If you are in Canada on a temporary visa - an international student, temporary foreign worker - and have lost your job or other income due to the coronavirus (COVID-19) you may be considering applying for Canada Emergency Response Benefits (CERB). Many Canadian immigrants with temporary status who have an immigration application in process are concerned that receiving CERB benefits may negatively impact their immigration application. CERB provides temporary income support.
Canada immigration application approval depends on proof of the applicant's ability to support themself in Canada and not depend on government provided "social assistance" to live in Canada:
social assistance means any benefit in the form of money, goods or services provided to or on behalf of a person by a province under a program of social assistance, including a program of social assistance designated by a province to provide for basic requirements including food, shelter, clothing, fuel, utilities, household supplies, personal requirements and health care not provided by public health care, including dental care and eye care.
CERB Benefits and Immigration
Effective April 15, Canada has updated the eligibility criteria for CERB to allow workers who earn less than $1,000 a month or who have seasonal employment and can’t find a job due to COVID-19, as well as those who are running out of employment insurance, to apply for benefits. Applications for CERB opened on April 6 and are being accepted through the government’s CERB portal.
Under the unique circumstances of the global pandemic, we believe that CERB and any other federal relief payments are not "social assistance" for the purposes of sponsor eligibility and sponsor's post-landing obligations, because those are federal benefits. IRCC regulations define "social assistance" specifically as benefits provided by a provincial government.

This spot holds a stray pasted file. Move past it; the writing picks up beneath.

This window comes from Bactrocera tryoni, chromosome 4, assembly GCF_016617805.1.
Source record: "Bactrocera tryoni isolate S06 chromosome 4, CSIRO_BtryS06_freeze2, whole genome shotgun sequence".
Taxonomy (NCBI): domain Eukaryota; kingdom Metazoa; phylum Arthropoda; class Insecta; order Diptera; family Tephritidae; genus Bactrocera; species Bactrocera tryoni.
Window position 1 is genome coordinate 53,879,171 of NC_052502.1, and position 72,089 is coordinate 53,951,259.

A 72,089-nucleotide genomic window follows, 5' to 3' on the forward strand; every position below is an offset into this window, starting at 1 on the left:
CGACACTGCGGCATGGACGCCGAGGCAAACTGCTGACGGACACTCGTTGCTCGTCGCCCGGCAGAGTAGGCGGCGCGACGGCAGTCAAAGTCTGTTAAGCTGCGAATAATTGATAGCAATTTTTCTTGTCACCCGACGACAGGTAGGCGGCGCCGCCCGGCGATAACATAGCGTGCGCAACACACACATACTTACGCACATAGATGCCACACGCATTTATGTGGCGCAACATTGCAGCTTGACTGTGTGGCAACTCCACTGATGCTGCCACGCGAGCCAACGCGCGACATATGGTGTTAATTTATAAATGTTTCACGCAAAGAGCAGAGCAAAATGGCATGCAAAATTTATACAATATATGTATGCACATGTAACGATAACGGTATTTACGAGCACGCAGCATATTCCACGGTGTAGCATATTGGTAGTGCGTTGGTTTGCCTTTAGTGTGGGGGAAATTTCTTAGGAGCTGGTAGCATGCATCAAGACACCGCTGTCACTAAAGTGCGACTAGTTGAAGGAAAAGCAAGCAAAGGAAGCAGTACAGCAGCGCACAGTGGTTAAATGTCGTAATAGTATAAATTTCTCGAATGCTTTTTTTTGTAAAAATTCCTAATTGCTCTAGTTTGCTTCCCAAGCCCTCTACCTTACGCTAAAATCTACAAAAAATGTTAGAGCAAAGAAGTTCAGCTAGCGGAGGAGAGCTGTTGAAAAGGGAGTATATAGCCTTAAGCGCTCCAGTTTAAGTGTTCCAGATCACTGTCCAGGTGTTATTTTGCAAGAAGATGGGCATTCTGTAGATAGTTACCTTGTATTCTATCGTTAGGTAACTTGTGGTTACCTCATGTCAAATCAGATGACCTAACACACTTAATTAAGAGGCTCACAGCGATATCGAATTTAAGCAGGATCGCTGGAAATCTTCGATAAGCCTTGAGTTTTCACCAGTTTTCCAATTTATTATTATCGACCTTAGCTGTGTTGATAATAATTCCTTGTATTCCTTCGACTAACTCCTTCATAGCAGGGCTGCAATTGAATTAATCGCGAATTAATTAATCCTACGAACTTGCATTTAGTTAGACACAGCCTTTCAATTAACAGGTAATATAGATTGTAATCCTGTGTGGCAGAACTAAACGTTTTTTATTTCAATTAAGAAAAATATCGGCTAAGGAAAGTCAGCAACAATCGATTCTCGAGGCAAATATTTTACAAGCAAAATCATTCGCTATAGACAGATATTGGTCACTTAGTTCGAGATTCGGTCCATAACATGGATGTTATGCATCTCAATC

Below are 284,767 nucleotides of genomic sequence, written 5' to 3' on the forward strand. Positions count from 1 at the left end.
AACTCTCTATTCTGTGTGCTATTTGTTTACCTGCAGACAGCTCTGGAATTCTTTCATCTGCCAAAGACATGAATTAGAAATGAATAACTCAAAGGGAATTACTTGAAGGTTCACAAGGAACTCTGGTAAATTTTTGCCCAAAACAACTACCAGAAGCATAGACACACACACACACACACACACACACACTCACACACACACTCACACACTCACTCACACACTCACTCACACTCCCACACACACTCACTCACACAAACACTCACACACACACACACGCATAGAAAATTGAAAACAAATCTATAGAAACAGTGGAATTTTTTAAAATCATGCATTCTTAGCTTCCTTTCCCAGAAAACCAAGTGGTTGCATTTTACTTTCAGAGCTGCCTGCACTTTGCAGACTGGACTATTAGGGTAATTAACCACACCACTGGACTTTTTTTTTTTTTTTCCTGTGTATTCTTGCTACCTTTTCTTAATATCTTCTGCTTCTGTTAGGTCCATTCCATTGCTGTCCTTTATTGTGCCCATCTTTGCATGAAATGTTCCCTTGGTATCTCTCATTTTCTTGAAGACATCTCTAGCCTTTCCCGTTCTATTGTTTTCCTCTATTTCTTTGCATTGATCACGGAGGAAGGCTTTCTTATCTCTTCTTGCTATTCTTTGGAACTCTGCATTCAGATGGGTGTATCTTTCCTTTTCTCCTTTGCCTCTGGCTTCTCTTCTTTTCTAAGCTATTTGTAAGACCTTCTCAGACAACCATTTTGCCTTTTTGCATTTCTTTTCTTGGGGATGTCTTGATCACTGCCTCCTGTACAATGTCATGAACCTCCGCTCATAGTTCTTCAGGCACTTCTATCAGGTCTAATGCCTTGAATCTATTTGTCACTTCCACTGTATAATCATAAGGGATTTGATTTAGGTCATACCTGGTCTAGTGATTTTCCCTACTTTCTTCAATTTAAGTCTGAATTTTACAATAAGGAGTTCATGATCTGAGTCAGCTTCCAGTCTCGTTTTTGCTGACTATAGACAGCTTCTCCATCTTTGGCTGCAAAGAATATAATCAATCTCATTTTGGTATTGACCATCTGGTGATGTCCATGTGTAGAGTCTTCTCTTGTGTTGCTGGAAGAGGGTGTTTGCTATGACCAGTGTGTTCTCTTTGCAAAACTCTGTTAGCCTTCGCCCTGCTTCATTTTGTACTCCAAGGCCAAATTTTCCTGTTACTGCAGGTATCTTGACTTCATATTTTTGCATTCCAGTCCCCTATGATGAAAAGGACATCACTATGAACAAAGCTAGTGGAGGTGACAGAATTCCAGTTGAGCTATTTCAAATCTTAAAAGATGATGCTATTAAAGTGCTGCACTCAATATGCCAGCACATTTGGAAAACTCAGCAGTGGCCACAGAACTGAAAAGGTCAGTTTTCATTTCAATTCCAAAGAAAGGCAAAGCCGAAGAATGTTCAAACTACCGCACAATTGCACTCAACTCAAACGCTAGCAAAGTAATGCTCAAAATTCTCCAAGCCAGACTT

Employment Insurance Benefits and Immigration
Canada’s Employment Insurance (EI) system is available to all eligible workers including Canadian citizens, permanent residents, and foreign workers on work permits. If you have lost your job through a temporary or permanent layoff due to no fault of your own, such as the coronavirus crisis, you are eligible for EI provided you meet other eligibility requirements.
To qualify for EI:
- You must be actively looking for work.
- Temporary workers on closed work permits may not qualify due to their inability to work with a new employer, depending on the conditions of their work permit.
- Open work permit holders are eligible for EI benefits provided if they can demonstrate that they are willing and able to accept work and are actively seeking employment.
FAQs on CERB, Family Sponsorship and EI
Immigration, Refugee and Citizenship Canada (IRCC) provided an updated policy on CERB, COVID-19 and immigration on April 20:
Can I sponsor my spouse, parent or grandparent if I’m receiving a Canada Emergency Response Benefit (CERB) payment?
Yes, if you’re receiving CERB you’re still eligible to sponsor, as long as you meet all the requirements. CERB would not be considered social assistance.
Is CERB considered social assistance?
The Canada Emergency Response Benefit payments (CERB) are not considered social assistance. Receiving CERB won’t make you ineligible to sponsor your spouse, parent or grandparent.
If I collect EI or CERB during the undertaking period as a sponsored permanent resident, will it cause my sponsor to go into default?
No, neither EI or CERB would cause the sponsor to default if you collect these benefits during the undertaking period.
However, if you collect social assistance during the undertaking period, that would cause your sponsor to default and they would have to repay the amount.
If you have questions about your immigration application or eligibility and receiving benefits due to the COVID crisis, or other immigration issues during the coronavirus restrictions or for post-restriction business, contact Ackah Law today at (403) 452-9515 Ext. 100 or 1-800-932-1190 or email firstname.lastname@example.org.